The time-based demand-pull system (“demand-pull system”) technology of the described demand-pull system provides an implementation of demand-pull scheduling for various production operations/systems/factories.  It works in conjunction with a Material Resource Planning (MRP) or Enterprise Resource Planning (ERP) system, which creates production WOs and houses associated data, such as workflows and operational standard hours, to pull work through a factory with results similar to that of POLCA.

The subject demand-pull system pulls work into a downstream WC by matching the Flow Time of the WO to the Need Time of the downstream WC.  Need Time is the time at which the downstream WC will be ready to process the WO, and Flow Time is the time it will take the WO to reach the downstream WC.  Further definitions of terminology used in this document may be found in the Table of Definitions.  Matching these two values results in seamless flow and reduced inventory.  While this may be simple in concept, the complexity of work flow in high-variety environments and the dynamic nature of their production activities, results in overwhelming execution difficulty without the aid of computing hardware and software.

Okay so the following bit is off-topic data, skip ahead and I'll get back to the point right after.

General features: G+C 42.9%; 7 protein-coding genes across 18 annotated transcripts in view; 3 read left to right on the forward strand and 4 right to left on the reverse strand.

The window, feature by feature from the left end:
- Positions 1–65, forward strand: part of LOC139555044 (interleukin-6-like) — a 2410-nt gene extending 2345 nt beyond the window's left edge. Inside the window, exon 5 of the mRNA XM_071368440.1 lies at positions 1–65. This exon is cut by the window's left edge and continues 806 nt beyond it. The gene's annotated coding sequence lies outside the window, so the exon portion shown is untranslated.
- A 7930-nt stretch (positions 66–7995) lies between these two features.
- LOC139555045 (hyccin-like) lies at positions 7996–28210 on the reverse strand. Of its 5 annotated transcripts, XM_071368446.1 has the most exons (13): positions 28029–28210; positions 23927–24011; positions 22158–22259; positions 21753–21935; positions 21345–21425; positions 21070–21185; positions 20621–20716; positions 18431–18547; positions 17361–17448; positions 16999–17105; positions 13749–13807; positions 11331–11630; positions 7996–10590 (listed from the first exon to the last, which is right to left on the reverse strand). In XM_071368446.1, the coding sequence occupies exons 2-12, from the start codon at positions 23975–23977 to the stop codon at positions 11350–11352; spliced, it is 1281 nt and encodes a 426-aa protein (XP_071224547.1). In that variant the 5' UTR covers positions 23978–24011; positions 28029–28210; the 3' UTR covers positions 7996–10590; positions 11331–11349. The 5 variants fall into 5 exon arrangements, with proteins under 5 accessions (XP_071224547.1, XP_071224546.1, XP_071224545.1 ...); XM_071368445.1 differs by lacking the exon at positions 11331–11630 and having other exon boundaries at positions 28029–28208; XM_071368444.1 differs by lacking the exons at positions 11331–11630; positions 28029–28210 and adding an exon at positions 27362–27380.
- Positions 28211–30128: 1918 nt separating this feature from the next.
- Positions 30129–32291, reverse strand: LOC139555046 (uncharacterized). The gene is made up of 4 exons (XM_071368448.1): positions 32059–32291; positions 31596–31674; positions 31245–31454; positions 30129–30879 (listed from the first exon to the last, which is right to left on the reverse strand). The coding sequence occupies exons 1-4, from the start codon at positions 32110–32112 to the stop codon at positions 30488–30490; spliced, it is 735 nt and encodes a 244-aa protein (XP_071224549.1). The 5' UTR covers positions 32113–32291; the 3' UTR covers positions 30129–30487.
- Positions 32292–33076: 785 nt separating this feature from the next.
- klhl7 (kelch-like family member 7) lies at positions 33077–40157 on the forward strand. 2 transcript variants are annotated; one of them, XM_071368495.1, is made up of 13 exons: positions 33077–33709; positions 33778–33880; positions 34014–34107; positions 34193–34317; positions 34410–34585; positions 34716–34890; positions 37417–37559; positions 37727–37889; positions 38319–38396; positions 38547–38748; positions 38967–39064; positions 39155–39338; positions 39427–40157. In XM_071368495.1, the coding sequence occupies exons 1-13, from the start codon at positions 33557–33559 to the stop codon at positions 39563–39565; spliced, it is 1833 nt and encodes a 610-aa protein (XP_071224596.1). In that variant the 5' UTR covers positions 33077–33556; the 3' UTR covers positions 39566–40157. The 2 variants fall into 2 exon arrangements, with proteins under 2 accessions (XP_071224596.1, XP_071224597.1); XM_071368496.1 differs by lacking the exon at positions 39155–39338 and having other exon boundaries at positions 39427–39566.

Using data from MRP that is introduced into the demand-pull system with the WOs, as well as data that is created internally, the demand-pull system is able to "reach back" from a particular WC for work from upstream operations and identify exactly which WO should be processed and when.  It does this by analyzing the WOs in the queues at each upstream WC, identifying the highest priority WO, computing its arrival time at the subject WC, and then authorizing the WO to be processed, if its arrival time at the subject WC matches (or exceeds) the time at which the subject WC will be ready to begin work on it.  Matching the Flow Time of the next WO to be authorized with the Need Time of its downstream WC assures that work arrives just-in-time.  This demand-pull system describes this method.

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Xilinx, Inc.

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Designed a new engineering lab to accommodate growth in the SERDES Product Engineering group, 4,000 square-feet in total, built in three phases to prevent productivity losses during current-space renovation. Primary project objectives were doubling bench capacity, improvements in wire management, reduced acoustical noise levels, and improvements in Electrostatic Discharge prevention. Deliverables included facility designs and accompanying CAD files, utility requirements for Power, Networking, Clean Dry Air, and Chilled Coolant loops for chillers that serviced coolant to test fixtures. Additional Details

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